Sax FAQ: Why is My Saxophone Squeaking?

Updated: Jun 12

The most common reasons for saxophone squeaking include a broken or misaligned reed, playing with too much tension in the mouth, improper/high tongue position inside your mouth, or saxophone disrepair. Read more on each of these possible causes of saxophone squeaking below.


NOTE- If your saxophone is squeaking on G specifically (with the octave key), we answer that later in the article here.


Reasons Why Your Saxophone May Be Squeaking

The most likely reasons for squeaks are listed below, in order of most likely to least likely.

1. You are playing with a lot of tension

This is one of the most common reasons for getting those annoying squeaks. Especially for beginner saxophonists, there tends to be a lot of playing tension in the mouth. Facial and mouth tension while playing the saxophone presents itself as pinching, squeezing, or tight feeling, so be sure to check yourself for any of those bad habits. Below are a few exercises to reduce tension:


Saxophone Exercises to Reduce Playing Tension

  • Be sure you are forming proper saxophone embouchure as outlined in this video here.

  • Stretch/relax your lips by saying or mouthing "Eeeee" "Ooooo" repeatedly (Ooo is the shape we use for saxophone embouchure).

  • Do some simple shoulder and arm stretches, like the ones we have in our 2-minute warm-up stretches here. Often that tension moves to our lips and mouth too, so take care of that tension at the source.

  • Practice playing a note with the most relaxed facial muscles possible.

Read more here about reducing playing tension on the saxophone.

2. The tongue position inside your mouth is too high

This reason is almost as common as number one, and it's a tricky one because neither you nor your teacher can see your tongue position inside your mouth. We have students correct this by relaxing their throat and letting their tongue simply rest in the bottom of their mouth.

3. Your reed is broken or not aligned correctly on the mouthpiece

Check to make sure your reed isn't chipped or broken. If you don't see any visible chips or cracks right away, there are a couple of other things that could be wrong with the reed:

  • There is a hairline crack (not easily visible) - Test this by gently pressing the flat side of the tip of the reed against the soft part of your thumb to see if there is a tiny crack anywhere (they would be along the grain of the reed).

  • The reed is warped (or looks wavy at the tip) - This happens when your reed goes through a lot of moisture changes. It could happen when it goes from being very, very dry to being wet with saliva, especially if you live in a dry climate. It can also happen with sudden weather changes, especially if reeds are not stored properly.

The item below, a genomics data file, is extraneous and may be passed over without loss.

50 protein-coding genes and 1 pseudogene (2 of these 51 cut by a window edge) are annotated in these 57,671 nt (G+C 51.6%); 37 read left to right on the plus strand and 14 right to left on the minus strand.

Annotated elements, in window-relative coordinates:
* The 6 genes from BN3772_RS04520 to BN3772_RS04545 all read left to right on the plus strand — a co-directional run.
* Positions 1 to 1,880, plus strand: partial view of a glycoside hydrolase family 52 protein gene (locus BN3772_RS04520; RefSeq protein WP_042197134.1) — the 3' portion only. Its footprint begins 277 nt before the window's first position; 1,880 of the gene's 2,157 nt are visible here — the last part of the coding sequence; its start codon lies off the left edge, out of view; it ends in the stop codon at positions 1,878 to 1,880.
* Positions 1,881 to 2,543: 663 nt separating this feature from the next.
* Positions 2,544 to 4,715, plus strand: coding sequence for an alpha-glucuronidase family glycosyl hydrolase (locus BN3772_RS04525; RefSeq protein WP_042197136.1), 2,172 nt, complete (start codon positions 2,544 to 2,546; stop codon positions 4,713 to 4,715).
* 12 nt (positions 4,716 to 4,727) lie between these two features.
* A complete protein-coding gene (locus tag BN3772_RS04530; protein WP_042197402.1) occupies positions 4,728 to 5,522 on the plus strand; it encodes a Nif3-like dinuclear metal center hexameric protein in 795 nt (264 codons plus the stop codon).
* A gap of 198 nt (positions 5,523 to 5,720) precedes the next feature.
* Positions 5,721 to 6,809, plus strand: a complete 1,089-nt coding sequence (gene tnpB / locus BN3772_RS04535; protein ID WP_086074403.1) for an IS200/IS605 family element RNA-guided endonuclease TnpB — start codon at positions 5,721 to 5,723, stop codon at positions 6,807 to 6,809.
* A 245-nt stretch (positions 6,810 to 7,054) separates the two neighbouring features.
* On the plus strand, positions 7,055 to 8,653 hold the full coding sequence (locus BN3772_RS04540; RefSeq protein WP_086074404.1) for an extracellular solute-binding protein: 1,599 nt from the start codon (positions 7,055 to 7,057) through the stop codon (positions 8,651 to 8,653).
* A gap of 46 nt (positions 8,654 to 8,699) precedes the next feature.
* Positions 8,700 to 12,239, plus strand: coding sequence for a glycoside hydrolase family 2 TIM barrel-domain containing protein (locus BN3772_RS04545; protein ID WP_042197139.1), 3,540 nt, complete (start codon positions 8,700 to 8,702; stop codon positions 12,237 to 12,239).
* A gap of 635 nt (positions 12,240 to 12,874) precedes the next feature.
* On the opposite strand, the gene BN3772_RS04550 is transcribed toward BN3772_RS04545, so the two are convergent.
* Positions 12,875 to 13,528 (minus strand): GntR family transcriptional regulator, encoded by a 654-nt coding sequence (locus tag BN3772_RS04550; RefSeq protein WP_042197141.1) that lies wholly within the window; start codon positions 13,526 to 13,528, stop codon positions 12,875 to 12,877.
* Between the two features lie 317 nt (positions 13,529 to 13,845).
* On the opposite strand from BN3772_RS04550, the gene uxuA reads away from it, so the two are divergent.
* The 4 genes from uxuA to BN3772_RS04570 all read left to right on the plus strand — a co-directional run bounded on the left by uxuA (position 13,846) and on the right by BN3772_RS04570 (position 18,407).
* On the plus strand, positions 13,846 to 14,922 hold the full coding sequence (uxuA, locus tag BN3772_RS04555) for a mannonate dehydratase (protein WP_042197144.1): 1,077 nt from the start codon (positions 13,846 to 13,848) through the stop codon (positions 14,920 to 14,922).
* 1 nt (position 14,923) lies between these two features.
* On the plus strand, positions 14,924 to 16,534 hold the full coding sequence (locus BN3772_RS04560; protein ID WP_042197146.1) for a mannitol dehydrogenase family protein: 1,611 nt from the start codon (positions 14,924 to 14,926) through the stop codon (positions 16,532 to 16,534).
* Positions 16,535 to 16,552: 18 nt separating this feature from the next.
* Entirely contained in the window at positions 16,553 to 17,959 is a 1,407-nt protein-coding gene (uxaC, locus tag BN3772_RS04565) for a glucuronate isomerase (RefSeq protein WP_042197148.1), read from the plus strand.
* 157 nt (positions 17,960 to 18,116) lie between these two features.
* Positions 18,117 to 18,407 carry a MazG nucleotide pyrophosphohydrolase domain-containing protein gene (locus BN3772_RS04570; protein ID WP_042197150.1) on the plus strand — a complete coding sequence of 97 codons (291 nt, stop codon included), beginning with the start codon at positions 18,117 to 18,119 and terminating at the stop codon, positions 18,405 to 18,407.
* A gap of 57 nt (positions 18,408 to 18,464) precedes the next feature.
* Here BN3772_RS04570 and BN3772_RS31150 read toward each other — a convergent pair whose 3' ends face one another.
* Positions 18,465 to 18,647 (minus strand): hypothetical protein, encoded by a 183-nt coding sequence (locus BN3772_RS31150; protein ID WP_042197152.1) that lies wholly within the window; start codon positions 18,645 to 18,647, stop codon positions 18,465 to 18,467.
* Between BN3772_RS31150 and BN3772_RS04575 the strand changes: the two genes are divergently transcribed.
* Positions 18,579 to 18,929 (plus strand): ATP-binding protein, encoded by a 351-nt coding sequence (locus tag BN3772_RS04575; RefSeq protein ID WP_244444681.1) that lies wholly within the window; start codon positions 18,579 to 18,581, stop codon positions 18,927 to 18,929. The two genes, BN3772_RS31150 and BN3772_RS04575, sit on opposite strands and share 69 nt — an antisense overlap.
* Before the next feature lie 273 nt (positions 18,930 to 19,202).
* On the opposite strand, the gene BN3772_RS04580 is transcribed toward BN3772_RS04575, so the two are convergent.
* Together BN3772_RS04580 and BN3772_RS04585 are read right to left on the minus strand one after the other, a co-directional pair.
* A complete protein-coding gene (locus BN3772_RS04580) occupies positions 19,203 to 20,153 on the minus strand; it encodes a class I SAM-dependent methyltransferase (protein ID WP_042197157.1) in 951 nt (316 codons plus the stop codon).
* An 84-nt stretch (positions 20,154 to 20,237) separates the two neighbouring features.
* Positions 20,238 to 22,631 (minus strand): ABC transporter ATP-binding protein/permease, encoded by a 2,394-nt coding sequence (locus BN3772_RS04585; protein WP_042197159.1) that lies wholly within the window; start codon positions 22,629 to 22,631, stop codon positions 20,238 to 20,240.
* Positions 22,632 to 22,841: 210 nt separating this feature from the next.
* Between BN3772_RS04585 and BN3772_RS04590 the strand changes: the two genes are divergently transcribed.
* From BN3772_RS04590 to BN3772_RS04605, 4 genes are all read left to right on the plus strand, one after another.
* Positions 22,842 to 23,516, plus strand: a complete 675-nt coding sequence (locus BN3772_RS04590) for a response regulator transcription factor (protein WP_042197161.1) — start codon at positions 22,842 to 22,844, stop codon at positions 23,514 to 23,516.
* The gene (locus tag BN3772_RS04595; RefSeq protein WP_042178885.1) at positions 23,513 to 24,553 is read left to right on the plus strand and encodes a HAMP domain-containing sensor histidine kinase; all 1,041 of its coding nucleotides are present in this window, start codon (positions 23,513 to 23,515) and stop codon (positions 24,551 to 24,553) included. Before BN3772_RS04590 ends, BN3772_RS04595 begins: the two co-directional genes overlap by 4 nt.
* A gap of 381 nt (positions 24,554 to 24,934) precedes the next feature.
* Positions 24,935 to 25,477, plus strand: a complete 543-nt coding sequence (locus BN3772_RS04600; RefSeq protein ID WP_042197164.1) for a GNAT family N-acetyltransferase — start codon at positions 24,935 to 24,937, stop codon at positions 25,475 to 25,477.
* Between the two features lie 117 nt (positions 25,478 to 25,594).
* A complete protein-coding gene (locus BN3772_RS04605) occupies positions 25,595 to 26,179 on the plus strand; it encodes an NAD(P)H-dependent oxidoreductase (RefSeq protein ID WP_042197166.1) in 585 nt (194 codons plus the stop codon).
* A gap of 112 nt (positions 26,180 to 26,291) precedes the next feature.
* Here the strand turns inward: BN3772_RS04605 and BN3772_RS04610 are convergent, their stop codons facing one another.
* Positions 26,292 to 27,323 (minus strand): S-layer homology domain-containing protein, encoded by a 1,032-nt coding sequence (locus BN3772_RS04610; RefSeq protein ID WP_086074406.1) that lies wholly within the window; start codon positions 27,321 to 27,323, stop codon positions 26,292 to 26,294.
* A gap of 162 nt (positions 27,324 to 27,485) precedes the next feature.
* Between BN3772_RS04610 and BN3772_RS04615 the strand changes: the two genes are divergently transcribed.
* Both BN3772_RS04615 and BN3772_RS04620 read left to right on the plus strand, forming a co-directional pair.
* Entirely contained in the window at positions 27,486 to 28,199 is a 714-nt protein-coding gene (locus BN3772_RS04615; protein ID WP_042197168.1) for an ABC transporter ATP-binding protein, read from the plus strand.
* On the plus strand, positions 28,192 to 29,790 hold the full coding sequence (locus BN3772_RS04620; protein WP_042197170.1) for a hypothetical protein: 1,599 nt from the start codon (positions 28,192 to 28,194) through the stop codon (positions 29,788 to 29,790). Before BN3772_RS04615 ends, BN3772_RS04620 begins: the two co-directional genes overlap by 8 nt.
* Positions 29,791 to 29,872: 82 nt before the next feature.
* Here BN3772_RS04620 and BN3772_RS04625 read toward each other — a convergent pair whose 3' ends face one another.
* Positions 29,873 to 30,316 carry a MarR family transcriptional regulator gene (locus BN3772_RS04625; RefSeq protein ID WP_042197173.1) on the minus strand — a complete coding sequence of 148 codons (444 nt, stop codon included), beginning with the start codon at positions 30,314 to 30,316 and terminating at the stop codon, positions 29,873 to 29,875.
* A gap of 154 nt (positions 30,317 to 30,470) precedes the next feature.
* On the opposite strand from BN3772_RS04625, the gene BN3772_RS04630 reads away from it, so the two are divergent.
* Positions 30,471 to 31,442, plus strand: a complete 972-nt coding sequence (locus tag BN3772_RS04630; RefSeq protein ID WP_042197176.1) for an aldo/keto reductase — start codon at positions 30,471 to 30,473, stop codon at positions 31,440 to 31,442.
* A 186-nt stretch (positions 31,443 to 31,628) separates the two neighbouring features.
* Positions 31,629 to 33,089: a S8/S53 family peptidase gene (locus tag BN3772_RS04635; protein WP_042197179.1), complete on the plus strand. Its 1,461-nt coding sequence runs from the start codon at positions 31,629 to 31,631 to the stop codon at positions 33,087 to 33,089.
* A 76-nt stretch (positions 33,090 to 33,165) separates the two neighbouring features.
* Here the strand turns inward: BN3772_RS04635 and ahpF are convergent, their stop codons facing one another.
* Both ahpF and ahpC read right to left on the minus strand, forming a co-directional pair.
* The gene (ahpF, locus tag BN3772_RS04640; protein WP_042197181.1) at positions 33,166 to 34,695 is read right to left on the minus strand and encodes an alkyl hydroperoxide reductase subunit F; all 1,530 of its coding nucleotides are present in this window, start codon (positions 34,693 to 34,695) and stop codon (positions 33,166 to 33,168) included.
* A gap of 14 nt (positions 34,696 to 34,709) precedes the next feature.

• The reed is not creating a seal - To work properly, the reed must fully create a seal with the mouthpiece. The reed may not create a seal if it is broken or cracked, or if it is not aligned properly on the mouthpiece.

  • Test the seal by pressing the bottom of a fully-assembled mouthpiece into the palm of your hand (in the center). Then, put your mouth on the mouthpiece like you're going to play, but instead suck air in. After about a second, you should hear a "pop" sound. If you hear the pop sound, your reed is sealing. If not, your reed is not sealing properly.

  • There are some instances where your mouthpiece is the culprit for not getting a seal. If you try multiple reeds and multiple ligatures and you are never, or rarely, able to get a "pop" (a seal), it could be your mouthpiece.

4. Your Saxophone is broken and leaking air

This is the least likely reason for getting squeaks. Typically if one of the tone holes isn't being properly sealed and air is leaking out, you won't get a high-pitched squeak; although, in some cases, you might. Usually, a leaking tone hole makes more of a honking sound, or the note just doesn't come out at all.


If you are playing on a saxophone that was previously (or currently) being stored in an attic, basement, closet, etc., consider having a local music store's repair shop check to be sure it's in working condition and not the culprit for your squeaking.


It's always best to store instruments in a temperature-controlled environment to keep in working in top condition.



Need further help? Submit a playing video for professional teacher feedback

To get further guidance in preventing saxophone squeaking, you can submit a playing video and get personalized feedback as to why you might be getting those squeaks, and some ideas to try. Get a 5-day free trial (up to one free video submission).



 

*If your saxophone is squeaking on G specifically:

For squeaks, "gargling" sounds, or a wavering sound happening on G specifically (G with the octave key), check yourself for tension in your mouth and oral cavity, as we talked about in point #1 in this article, AND, make sure you're blowing a strong enough airstream through the saxophone as if trying to blow a piece of paper off a table (try that too without the sax).


G with the octave key is somewhat of a transition point into the upper range and can sometimes gargle or squeak if you aren't pushing enough air through the horn with a relaxed embouchure.


Watch our YouTube video here on how to properly produce a sound on the saxophone. Checking against these steps might help troubleshoot your squeaking G.


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We hope you found this article answering "why is my saxophone squeaking" to be helpful! If you have any more questions, ask us here.

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